The Bank of Japan's (BOJ) toolkit may be running short, with the few levers left unlikely to help the central bank reach its inflation target, a former BOJ board member said.
Sayuri Shirai, whose five-year term at the BOJ ended on March 31, said Japan faced "very sluggish potential economic growth and also very low economic growth."
"Without being able to increase this potential economic growth, it's very difficult for BOJ to achieve a 2 percent [inflation target], because right now, aggregate demand and credit demand are not very large," she told CNBC's "Squawk Box" on Monday.
The outcome of Wednesday's BOJ meeting, due after 10 a.m. SIN/HK, will likely be a bigger nail-biter than usual. That's because there is such a wide range of predictions on what the central bank, which has also promised a comprehensive assessment of its current quantitative and qualitative easing (QQE) and negative interest rate policies, may do.
Those predictions have varied from expectations the BOJ will cut interest rates deeper into negative territory, to changing the size or make-up of its QQE asset purchases, to trying to steepen the yield curve or to doing nothing at all.
Shirai said doing nothing at all wasn't likely to be an option.
She noted that failing to act, especially if the comprehensive assessment found that it would take longer than the expected fiscal 2017 to achieve the 2 percent inflation target, would be inconsistent with previous communication from BOJ Governor Haruhiko Kuroda.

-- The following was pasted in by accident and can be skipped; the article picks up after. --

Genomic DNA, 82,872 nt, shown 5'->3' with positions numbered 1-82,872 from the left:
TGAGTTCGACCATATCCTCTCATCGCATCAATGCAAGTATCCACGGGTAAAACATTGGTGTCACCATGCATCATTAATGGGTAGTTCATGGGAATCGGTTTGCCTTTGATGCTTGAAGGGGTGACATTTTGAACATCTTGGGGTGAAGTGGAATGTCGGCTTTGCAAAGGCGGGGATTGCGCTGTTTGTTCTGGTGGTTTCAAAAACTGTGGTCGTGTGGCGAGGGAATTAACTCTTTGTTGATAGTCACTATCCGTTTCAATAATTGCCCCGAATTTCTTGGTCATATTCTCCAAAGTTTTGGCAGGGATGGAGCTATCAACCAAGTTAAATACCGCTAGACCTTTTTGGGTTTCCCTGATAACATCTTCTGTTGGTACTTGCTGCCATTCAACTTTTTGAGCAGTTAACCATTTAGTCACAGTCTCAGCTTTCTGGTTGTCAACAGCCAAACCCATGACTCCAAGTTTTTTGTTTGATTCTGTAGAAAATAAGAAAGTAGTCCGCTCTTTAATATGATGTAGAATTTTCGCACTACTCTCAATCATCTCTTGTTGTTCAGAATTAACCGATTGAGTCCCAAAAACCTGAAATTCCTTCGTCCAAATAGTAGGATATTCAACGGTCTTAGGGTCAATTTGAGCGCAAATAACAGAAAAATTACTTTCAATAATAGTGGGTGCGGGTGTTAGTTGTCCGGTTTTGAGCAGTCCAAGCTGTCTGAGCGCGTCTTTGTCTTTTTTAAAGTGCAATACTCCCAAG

"I think the BOJ have to show additional action," she said, noting that previously, the central bank had said that if it appeared unlikely to reach its inflation target, it wouldn't hesitate to take further easing measures.
But Shirai, who was one of four board members who voted against the negative interest rate policy that was adopted at the BOJ's January meeting, noted the limitations of expanding existing policies.
"I don't think negative interest rates will contribute to increasing aggregate demand and also increasing inflation expectations," Shirai, who is currently a guest professor at Keio University, said. "But if Mr. Kuroda has to show some action in order to admit that it takes longer for them to achieve 2 percent, I think negative interest rate is one of only a few remaining options. Because comparing to additional QE, negative interest rate policy has less side effect."